Tuesday, September 25, 2012

Buy this Book Before Big Bad Pharma has it Pulled off the market

Here's Ben Goldacre holding the first copy of his new book "Bad Pharma" (I will hold mine tonight, squee):

Those of you who have followed the story of "Bad Science" will know that the first edition was missing a chapter, because the dangerous quack discussed in that story was suing Dr. Goldacre. The chapter appeared online after the law suit and was added to the second edition of the book.

Now Ben might be facetious when he asks his readers to buy the book before it gets pulled, but it is not an unrealistic worry given his previous experience and industry practise. What can you expect? Luckily, Ben Goldacre generously shares the whole Introduction here:
So to be clear, this whole book is about meticulously defending every assertion in the paragraph that follows.
Drugs are tested by the people who manufacture them, in poorly designed trials, on hopelessly small numbers of weird, unrepresentative patients, and analysed using techniques which are flawed by design, in such a way that they exaggerate the benefits of treatments. Unsurprisingly, these trials tend to produce results that favour the manufacturer. When trials throw up results that companies doesn’t like, they are perfectly entitled to hide them from doctors and patients, so we only ever see a distorted picture of any drug’s true effects. Regulators see most of the trial data, but only from early on in its life, and even then they don’t give this data to doctors or patients, or even to other parts of government. This distorted evidence is then communicated and applied in a distorted fashion. In their forty years of practice after leaving medical school, doctors hear about what works through ad hoc oral traditions, from sales reps, colleagues or journals. But those colleagues can be in the pay of drug companies – often undisclosed – and the journals are too. And so are the patient groups. And finally, academic papers, which everyone thinks of as objective, are often covertly planned and written by people who work directly for the companies, without disclosure. Sometimes whole academic journals are even owned outright by one drug company. Aside from all this, for several of the most important and enduring problems in medicine, we have no idea what the best treatment is, because it’s not in anyone’s financial interest to conduct any trials at all. These are ongoing problems, and although people have claimed to fix many of them, for the most part, they have failed; so all these problems persist, but worse than ever, because now people can pretend that everything is fine after all.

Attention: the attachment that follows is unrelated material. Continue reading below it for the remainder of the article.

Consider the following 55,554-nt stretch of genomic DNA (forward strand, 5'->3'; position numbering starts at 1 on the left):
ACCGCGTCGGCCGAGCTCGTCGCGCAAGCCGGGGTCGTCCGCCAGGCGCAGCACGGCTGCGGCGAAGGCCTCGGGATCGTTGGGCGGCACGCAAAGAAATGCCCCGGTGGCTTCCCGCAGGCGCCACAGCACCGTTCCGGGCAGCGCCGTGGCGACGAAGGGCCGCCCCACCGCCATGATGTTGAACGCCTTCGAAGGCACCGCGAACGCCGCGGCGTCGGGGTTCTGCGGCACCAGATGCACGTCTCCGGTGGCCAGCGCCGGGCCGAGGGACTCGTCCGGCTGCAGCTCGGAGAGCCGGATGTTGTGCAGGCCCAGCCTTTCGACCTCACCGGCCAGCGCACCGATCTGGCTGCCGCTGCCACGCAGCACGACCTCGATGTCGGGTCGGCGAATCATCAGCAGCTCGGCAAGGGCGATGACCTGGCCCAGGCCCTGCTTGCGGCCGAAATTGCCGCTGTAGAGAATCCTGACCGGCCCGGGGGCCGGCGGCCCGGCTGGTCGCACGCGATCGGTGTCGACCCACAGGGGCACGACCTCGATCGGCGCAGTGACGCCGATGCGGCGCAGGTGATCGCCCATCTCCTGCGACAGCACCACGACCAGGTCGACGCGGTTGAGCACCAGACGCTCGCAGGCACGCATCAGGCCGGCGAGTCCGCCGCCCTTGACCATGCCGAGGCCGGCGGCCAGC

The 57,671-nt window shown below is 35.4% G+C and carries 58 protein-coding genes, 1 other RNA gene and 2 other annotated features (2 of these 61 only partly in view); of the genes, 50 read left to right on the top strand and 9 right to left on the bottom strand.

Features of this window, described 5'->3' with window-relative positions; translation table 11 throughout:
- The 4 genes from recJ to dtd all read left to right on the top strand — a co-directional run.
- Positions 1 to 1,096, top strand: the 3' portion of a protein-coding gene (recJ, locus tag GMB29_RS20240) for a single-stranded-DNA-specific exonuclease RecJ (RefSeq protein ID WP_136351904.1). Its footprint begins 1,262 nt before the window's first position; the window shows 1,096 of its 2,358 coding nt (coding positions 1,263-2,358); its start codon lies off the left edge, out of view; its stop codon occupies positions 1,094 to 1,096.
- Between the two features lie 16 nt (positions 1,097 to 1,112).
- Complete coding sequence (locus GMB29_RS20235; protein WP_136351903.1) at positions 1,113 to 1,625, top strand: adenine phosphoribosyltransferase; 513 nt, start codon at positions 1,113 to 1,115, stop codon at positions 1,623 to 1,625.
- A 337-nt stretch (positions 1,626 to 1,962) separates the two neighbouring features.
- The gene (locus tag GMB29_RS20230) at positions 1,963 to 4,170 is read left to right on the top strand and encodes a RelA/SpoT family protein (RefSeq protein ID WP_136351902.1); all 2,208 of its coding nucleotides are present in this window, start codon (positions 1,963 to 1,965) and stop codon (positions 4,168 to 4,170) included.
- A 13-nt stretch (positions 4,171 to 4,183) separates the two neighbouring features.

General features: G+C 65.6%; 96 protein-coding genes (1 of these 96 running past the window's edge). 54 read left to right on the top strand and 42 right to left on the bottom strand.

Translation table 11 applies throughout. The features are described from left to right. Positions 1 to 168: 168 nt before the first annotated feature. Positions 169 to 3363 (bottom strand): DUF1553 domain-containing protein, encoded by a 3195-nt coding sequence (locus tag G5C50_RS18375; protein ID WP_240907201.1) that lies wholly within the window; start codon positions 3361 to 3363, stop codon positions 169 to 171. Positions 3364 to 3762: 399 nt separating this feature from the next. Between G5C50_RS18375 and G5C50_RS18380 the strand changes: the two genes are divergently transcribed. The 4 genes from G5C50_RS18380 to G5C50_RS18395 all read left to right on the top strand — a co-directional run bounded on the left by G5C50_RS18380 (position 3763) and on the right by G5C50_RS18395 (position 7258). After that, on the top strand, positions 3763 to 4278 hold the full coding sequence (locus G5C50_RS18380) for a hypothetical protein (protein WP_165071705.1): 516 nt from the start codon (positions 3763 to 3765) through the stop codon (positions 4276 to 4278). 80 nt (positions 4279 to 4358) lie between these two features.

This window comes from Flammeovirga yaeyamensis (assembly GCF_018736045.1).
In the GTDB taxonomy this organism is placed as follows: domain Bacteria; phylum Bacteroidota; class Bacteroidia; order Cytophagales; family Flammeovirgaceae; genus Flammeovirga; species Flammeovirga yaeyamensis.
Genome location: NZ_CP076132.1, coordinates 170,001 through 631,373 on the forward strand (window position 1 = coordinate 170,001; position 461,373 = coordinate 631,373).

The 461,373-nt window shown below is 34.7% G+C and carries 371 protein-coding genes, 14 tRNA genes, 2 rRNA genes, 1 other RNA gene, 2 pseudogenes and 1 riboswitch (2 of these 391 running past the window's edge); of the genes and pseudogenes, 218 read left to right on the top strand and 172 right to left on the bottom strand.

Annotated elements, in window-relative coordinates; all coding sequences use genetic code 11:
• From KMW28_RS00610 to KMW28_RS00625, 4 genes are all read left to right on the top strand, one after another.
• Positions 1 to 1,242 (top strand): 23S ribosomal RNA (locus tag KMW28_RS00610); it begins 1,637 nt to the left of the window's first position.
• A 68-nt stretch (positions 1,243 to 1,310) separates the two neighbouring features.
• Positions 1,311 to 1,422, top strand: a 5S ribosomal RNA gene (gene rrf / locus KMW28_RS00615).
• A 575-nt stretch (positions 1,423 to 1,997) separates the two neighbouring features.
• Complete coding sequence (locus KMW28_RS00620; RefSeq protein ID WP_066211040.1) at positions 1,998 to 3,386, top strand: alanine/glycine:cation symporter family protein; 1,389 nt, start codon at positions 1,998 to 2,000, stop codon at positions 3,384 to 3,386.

In short - the book that everyone should read and that could be the beginning of something amazingly beautiful: evidence-based medicine.

For those of you in the US - ask a European friend to send you the book or bridge the time until January 2013 with reading Ben's excellent blog.

NOTE: I linked to Amazon.co.uk and Amazon.com up there, but if you have a chance, support your local book store and buy it there.

Edited to add: David Colquhoun, the excellent pharmacologist and skeptic has weighed in. I have changed the book link to a store which pays taxes in the UK following his example.


  1. total page turner - damn you, day job!

  2. Bought my copy (much as I enjoy the seal of approval from David Colquhoun, I should add I loathed my exposure to the UCL Pharmacology Dept, and especially the appalling lectures of James Black).

  3. Wow! I am really confused on why you are in support of this book. I have not read the book, but just from reading one line here in a review of the book:
    taken from http://www.thebureauinvestigates.com/2012/09/28/why-big-pharma-is-bad-for-your-health/

    This corrosive overlapping of industry and regulator goes right to the top.

    Does this not create severe doubt in your pro-vaccine minds that the same thing is happening in the vaccine industry?

    1. No, because we know how to read with an open critical mind without the set in stone preconceived notions that you have.

      And the book will not be released until January in the USA, so of course you have not read it.

  4. Does this not create severe doubt in your pro-vaccine minds that the same thing is happening in the vaccine industry?

    Why shouldn't we support solid evidence good or bad? And no, there is plenty of independent verification of vaccine safety and efficacy that doesn't get lumped in with therapeutic pharmaceuticals. I don't know why this is so hard for you to believe. It's what proper sceptics do; you don't pick and choose what to believe based upon pre-conceived notions. You follow the evidence and adjust your beliefs accordingly.